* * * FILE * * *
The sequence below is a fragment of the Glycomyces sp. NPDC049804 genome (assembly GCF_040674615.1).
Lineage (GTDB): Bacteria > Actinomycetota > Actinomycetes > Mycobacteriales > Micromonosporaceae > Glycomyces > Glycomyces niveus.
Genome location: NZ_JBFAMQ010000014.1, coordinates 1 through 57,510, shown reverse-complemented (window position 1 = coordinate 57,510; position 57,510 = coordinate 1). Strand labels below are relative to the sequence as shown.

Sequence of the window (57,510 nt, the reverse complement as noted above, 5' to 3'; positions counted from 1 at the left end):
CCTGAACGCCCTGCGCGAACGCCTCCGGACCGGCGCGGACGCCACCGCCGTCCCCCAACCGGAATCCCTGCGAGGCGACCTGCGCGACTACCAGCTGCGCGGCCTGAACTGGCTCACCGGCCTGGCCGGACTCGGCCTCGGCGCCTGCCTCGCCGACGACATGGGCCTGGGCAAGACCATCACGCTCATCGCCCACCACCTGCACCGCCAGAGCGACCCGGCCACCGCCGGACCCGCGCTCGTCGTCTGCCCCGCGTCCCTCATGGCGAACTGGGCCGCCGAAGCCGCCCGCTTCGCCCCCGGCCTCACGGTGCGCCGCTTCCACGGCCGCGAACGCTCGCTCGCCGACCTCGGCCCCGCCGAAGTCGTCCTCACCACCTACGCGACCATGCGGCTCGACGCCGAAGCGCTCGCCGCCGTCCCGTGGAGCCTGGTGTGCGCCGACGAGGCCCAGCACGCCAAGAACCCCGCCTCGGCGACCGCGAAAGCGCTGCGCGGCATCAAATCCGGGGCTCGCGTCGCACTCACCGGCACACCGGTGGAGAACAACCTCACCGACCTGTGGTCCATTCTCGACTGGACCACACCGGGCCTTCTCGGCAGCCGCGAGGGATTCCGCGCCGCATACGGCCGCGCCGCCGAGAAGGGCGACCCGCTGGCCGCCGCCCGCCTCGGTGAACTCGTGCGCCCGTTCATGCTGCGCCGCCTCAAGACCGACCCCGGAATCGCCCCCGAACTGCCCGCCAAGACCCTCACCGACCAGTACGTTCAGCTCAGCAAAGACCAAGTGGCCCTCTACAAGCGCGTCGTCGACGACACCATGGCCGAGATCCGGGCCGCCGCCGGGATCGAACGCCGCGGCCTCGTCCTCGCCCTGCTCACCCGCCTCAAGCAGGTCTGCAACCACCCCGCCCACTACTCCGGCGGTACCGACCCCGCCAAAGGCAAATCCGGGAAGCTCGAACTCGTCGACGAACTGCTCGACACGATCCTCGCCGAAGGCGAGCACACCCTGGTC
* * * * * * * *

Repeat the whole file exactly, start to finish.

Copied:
The sequence below is a fragment of the Glycomyces sp. NPDC049804 genome (assembly GCF_040674615.1).
Lineage (GTDB): Bacteria > Actinomycetota > Actinomycetes > Mycobacteriales > Micromonosporaceae > Glycomyces > Glycomyces niveus.
Genome location: NZ_JBFAMQ010000014.1, coordinates 1 through 57,510, shown reverse-complemented (window position 1 = coordinate 57,510; position 57,510 = coordinate 1). Strand labels below are relative to the sequence as shown.

Sequence of the window (57,510 nt, the reverse complement as noted above, 5' to 3'; positions counted from 1 at the left end):
CCTGAACGCCCTGCGCGAACGCCTCCGGACCGGCGCGGACGCCACCGCCGTCCCCCAACCGGAATCCCTGCGAGGCGACCTGCGCGACTACCAGCTGCGCGGCCTGAACTGGCTCACCGGCCTGGCCGGACTCGGCCTCGGCGCCTGCCTCGCCGACGACATGGGCCTGGGCAAGACCATCACGCTCATCGCCCACCACCTGCACCGCCAGAGCGACCCGGCCACCGCCGGACCCGCGCTCGTCGTCTGCCCCGCGTCCCTCATGGCGAACTGGGCCGCCGAAGCCGCCCGCTTCGCCCCCGGCCTCACGGTGCGCCGCTTCCACGGCCGCGAACGCTCGCTCGCCGACCTCGGCCCCGCCGAAGTCGTCCTCACCACCTACGCGACCATGCGGCTCGACGCCGAAGCGCTCGCCGCCGTCCCGTGGAGCCTGGTGTGCGCCGACGAGGCCCAGCACGCCAAGAACCCCGCCTCGGCGACCGCGAAAGCGCTGCGCGGCATCAAATCCGGGGCTCGCGTCGCACTCACCGGCACACCGGTGGAGAACAACCTCACCGACCTGTGGTCCATTCTCGACTGGACCACACCGGGCCTTCTCGGCAGCCGCGAGGGATTCCGCGCCGCATACGGCCGCGCCGCCGAGAAGGGCGACCCGCTGGCCGCCGCCCGCCTCGGTGAACTCGTGCGCCCGTTCATGCTGCGCCGCCTCAAGACCGACCCCGGAATCGCCCCCGAACTGCCCGCCAAGACCCTCACCGACCAGTACGTTCAGCTCAGCAAAGACCAAGTGGCCCTCTACAAGCGCGTCGTCGACGACACCATGGCCGAGATCCGGGCCGCCGCCGGGATCGAACGCCGCGGCCTCGTCCTCGCCCTGCTCACCCGCCTCAAGCAGGTCTGCAACCACCCCGCCCACTACTCCGGCGGTACCGACCCCGCCAAAGGCAAATCCGGGAAGCTCGAACTCGTCGACGAACTGCTCGACACGATCCTCGCCGAAGGCGAGCACACCCTGGTC